Warped Tales – be warned.
As a child I read piles of books filled with short stories – the complete works of Poe, stories from the Twilight Zone, collections from Hitchcock, etc.
As an adult, thrillers rule.
This is that kind of story, in six parts.
The medics arrived first and, following Anne’s instructions to avoid unnecessary contamination of the scene, determined that she was indeed right. John Davenport was dead. They’d barely returned to the kitchen when the police arrived.
Officer Hendricks reminded Anne of her son when he left for boot camp – head shaved nearly bald, posture erect, proud yet nervous. Detective Grant, on the other hand, was more like her husband. He was gruff, numbed to the horrors of the job even in this small mountain community.
When they moved to the bedroom, she followed, but positioned herself in the hallway so she would not have to see John’s face again.
“Did you recognize the gun, Ma’am?” Officer Hendricks asked from the doorway.
“Yes. It’s his. He kept it loaded, on the bedside table,” she said.
“A Colt?” questioned Grant.
“He got it when we moved here. Liked the way it looks. His Glock is in a drawer in the kitchen. He was a detective with Schenectady PD. He’s had a hard time adjusting to retirement.”
“The gun is in his hand,” Hendricks said softly.
“Until the coroner gives us his findings, we can’t make assumptions,” said Grant.
“Hendricks, go call in and let them know we need a lab team out here. We may want to work with DPS.”
Hendricks passed Anne, then turned and asked, “Were you in the gun safety class?”
“John insisted I should know how to shoot.”
“I remember,” said Hendricks. He looked at Grant as he explained, “It was too much gun for her. Nearly tore her arm off. She quit after her first shot.”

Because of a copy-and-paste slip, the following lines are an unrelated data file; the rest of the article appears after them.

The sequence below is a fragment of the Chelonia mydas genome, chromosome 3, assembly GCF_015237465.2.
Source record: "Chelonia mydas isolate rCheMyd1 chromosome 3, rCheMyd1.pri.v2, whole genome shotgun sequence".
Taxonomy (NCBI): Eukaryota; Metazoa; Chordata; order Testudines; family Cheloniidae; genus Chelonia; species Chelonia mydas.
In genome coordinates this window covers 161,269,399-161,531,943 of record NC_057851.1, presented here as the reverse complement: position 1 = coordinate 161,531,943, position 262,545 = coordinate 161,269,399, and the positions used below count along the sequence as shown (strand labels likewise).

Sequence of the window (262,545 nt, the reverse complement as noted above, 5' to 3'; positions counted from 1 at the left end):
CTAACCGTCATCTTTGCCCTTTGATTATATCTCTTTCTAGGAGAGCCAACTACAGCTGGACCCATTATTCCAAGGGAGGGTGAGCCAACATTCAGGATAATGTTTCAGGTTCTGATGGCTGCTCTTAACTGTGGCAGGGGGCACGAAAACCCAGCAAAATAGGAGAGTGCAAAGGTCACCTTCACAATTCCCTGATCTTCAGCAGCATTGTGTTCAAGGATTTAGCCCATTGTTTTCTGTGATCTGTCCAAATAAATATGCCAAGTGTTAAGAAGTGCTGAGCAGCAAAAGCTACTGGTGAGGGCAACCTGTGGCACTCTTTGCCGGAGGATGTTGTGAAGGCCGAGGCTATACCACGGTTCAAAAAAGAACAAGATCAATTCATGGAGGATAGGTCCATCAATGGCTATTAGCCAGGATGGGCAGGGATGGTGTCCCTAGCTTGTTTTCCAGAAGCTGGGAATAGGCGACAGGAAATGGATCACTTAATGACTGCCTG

“I hate guns,” Anne said. “I told him not to bother getting a smaller one for me.”
Grant ushered Anne out of the house behind Hendricks.
“Any sign of forced entry?” he asked. He didn’t believe it was a suicide.
“No. But the side door wasn’t locked. I must have forgotten. I was running late when I left. He’d already laid down for a nap.”
“He’d gotten into the habit of doing that after a big meal. We ate about five and I left at five-forty-five.” She inhaled deeply and pulled up her shoulders and allowed her eyes to glisten. “If it was murder, it’s probably my fault he’s dead.” She let her chin quiver slightly.
Grant paused a few moments, then said, “You shouldn’t blame yourself for leaving that door unlocked. Most folks here don’t bother with that unless they’re leaving the place empty.”
They sat on the front deck. Hendricks closed the police car door and came over.
“There’s a team on the way,” he said.
Grant nodded, then asked Anne, “Was there a particular reason you would have locked up, if you’d remembered?”
“After thirty-five years as a cop, twenty of them in homicide, my husband insisted on keeping the doors locked, even when we were both home, even when I was working in the yard.”
“You do the yard work?”
“John loved the fact there was no lawn to mow. He liked the tall pines.”
“Are those tomato plants in that raised bed?”
Anne was surprised. Grant didn’t seem like the kind of man who would care about anything other than his work, and dead tomato plants were not readily recognizable from a distance. “They were. I haven’t got the knack of gardening here yet. It’s so different.”
“You’re from New York?”
“Yes. Schenectady. I always had a wonderful garden. I don’t know how anyone can grow anything here.”